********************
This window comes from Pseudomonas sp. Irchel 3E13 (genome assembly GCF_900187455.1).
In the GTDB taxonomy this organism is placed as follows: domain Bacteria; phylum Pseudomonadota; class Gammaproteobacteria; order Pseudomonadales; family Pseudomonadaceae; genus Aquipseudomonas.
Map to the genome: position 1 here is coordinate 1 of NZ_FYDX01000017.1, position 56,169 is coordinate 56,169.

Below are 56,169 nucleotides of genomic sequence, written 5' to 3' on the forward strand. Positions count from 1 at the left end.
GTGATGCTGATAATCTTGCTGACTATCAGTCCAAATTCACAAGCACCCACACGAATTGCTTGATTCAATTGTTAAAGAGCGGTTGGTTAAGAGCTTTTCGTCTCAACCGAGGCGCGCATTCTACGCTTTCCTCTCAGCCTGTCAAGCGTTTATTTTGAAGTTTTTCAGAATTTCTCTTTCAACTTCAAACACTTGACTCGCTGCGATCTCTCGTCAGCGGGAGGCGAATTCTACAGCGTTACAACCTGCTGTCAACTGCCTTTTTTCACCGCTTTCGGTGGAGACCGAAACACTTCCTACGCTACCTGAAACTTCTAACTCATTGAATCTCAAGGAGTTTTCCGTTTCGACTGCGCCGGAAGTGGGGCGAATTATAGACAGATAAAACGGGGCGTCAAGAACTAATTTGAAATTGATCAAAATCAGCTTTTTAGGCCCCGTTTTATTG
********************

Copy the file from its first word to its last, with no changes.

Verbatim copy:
This window comes from Pseudomonas sp. Irchel 3E13 (genome assembly GCF_900187455.1).
In the GTDB taxonomy this organism is placed as follows: domain Bacteria; phylum Pseudomonadota; class Gammaproteobacteria; order Pseudomonadales; family Pseudomonadaceae; genus Aquipseudomonas.
Map to the genome: position 1 here is coordinate 1 of NZ_FYDX01000017.1, position 56,169 is coordinate 56,169.

Below are 56,169 nucleotides of genomic sequence, written 5' to 3' on the forward strand. Positions count from 1 at the left end.
GTGATGCTGATAATCTTGCTGACTATCAGTCCAAATTCACAAGCACCCACACGAATTGCTTGATTCAATTGTTAAAGAGCGGTTGGTTAAGAGCTTTTCGTCTCAACCGAGGCGCGCATTCTACGCTTTCCTCTCAGCCTGTCAAGCGTTTATTTTGAAGTTTTTCAGAATTTCTCTTTCAACTTCAAACACTTGACTCGCTGCGATCTCTCGTCAGCGGGAGGCGAATTCTACAGCGTTACAACCTGCTGTCAACTGCCTTTTTTCACCGCTTTCGGTGGAGACCGAAACACTTCCTACGCTACCTGAAACTTCTAACTCATTGAATCTCAAGGAGTTTTCCGTTTCGACTGCGCCGGAAGTGGGGCGAATTATAGACAGATAAAACGGGGCGTCAAGAACTAATTTGAAATTGATCAAAATCAGCTTTTTAGGCCCCGTTTTATTG